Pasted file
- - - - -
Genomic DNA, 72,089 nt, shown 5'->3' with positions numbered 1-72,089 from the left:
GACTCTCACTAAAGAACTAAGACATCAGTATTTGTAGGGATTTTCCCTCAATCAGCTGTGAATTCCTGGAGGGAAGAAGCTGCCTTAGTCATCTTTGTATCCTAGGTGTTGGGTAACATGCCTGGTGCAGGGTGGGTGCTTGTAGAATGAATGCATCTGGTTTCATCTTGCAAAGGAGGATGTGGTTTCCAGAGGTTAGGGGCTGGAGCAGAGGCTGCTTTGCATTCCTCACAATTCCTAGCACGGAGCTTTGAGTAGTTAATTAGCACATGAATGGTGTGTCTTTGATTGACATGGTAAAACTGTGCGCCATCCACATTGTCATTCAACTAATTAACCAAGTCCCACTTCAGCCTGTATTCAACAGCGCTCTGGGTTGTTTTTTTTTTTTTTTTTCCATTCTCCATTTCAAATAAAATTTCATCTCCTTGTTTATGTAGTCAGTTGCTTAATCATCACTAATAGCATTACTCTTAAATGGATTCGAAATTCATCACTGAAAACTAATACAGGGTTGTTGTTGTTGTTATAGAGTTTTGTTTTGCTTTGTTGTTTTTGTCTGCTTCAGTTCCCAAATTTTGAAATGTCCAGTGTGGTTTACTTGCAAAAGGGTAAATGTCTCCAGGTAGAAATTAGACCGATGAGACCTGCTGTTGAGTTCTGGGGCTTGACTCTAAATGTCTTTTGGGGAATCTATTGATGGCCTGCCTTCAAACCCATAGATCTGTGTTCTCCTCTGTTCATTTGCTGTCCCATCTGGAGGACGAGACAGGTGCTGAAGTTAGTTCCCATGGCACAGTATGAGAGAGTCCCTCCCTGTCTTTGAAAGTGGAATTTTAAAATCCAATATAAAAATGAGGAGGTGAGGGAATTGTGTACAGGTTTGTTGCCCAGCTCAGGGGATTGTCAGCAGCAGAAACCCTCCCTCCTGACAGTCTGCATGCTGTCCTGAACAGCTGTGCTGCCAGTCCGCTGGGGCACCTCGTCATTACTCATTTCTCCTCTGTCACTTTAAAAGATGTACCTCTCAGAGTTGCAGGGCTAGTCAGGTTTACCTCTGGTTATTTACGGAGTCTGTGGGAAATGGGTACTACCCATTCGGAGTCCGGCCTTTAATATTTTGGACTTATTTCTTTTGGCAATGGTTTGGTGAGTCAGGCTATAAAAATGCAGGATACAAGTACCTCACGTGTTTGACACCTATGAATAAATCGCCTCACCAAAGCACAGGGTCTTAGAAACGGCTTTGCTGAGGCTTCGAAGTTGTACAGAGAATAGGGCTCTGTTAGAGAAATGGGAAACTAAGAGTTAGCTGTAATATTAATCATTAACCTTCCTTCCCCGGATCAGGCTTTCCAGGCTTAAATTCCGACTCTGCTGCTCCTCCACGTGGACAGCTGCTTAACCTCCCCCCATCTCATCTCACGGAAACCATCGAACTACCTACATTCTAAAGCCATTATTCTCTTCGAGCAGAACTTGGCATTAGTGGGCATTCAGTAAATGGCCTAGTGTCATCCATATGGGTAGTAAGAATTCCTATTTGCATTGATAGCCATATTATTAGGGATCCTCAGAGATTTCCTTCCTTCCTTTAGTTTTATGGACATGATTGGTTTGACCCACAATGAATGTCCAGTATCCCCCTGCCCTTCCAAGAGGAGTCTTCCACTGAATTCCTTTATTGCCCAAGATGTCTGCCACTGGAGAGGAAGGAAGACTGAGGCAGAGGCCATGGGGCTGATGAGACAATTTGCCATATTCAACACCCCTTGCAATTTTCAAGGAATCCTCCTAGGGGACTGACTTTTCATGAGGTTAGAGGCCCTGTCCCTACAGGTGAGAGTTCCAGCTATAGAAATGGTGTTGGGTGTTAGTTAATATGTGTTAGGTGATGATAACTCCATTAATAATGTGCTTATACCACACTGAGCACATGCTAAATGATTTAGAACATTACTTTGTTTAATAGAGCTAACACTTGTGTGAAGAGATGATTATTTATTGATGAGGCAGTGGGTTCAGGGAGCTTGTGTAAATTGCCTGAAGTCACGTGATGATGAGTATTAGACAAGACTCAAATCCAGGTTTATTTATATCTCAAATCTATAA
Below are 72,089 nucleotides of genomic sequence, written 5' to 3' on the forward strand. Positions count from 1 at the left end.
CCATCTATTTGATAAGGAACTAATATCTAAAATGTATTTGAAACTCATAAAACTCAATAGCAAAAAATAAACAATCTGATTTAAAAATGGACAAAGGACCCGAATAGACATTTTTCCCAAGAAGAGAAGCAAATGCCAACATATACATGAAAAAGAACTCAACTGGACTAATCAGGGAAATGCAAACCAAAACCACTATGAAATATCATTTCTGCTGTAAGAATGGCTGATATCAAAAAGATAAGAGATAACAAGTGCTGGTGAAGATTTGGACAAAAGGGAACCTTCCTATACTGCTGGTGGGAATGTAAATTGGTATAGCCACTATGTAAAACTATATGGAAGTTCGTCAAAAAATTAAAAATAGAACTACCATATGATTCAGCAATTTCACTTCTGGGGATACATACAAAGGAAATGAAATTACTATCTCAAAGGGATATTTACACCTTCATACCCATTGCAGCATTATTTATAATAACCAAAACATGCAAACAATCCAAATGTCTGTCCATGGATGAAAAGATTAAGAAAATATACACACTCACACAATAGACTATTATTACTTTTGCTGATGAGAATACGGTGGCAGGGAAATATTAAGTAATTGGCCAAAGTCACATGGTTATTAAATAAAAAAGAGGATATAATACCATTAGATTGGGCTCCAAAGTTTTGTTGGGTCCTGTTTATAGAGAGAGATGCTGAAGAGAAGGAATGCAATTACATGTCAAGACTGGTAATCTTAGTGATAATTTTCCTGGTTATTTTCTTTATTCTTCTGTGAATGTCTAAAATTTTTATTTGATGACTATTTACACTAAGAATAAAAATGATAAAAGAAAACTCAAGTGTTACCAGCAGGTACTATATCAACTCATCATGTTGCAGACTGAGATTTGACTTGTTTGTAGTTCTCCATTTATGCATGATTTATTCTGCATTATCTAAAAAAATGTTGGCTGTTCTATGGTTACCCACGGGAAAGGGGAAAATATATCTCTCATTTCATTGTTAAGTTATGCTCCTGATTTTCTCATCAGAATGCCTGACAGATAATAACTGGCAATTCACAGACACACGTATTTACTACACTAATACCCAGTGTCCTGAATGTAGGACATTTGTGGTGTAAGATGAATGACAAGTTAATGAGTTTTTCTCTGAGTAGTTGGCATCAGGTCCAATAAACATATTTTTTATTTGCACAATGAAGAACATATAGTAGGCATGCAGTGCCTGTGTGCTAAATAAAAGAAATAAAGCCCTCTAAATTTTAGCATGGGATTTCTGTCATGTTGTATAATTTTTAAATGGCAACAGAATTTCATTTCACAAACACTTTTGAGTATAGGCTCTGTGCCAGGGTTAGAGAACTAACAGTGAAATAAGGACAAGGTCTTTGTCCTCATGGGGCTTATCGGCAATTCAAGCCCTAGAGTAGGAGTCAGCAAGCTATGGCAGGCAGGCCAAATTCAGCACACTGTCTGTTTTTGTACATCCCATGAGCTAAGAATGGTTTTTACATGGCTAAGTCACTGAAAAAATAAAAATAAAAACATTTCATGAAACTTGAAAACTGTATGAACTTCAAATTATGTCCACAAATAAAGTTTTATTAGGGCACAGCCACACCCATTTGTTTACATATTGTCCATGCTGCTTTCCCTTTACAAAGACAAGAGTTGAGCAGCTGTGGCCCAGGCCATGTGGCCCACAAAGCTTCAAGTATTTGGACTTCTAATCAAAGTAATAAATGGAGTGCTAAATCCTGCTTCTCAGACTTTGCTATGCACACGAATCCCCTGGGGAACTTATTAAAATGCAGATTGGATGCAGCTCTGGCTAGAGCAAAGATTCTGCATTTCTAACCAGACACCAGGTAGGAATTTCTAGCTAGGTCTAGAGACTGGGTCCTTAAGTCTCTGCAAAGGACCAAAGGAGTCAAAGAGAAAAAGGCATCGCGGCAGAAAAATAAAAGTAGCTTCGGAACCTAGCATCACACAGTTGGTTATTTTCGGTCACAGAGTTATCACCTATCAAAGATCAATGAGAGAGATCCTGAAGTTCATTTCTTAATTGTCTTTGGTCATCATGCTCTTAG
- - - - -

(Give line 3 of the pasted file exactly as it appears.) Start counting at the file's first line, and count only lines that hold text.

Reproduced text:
Below are 72,089 nucleotides of genomic sequence, written 5' to 3' on the forward strand. Positions count from 1 at the left end.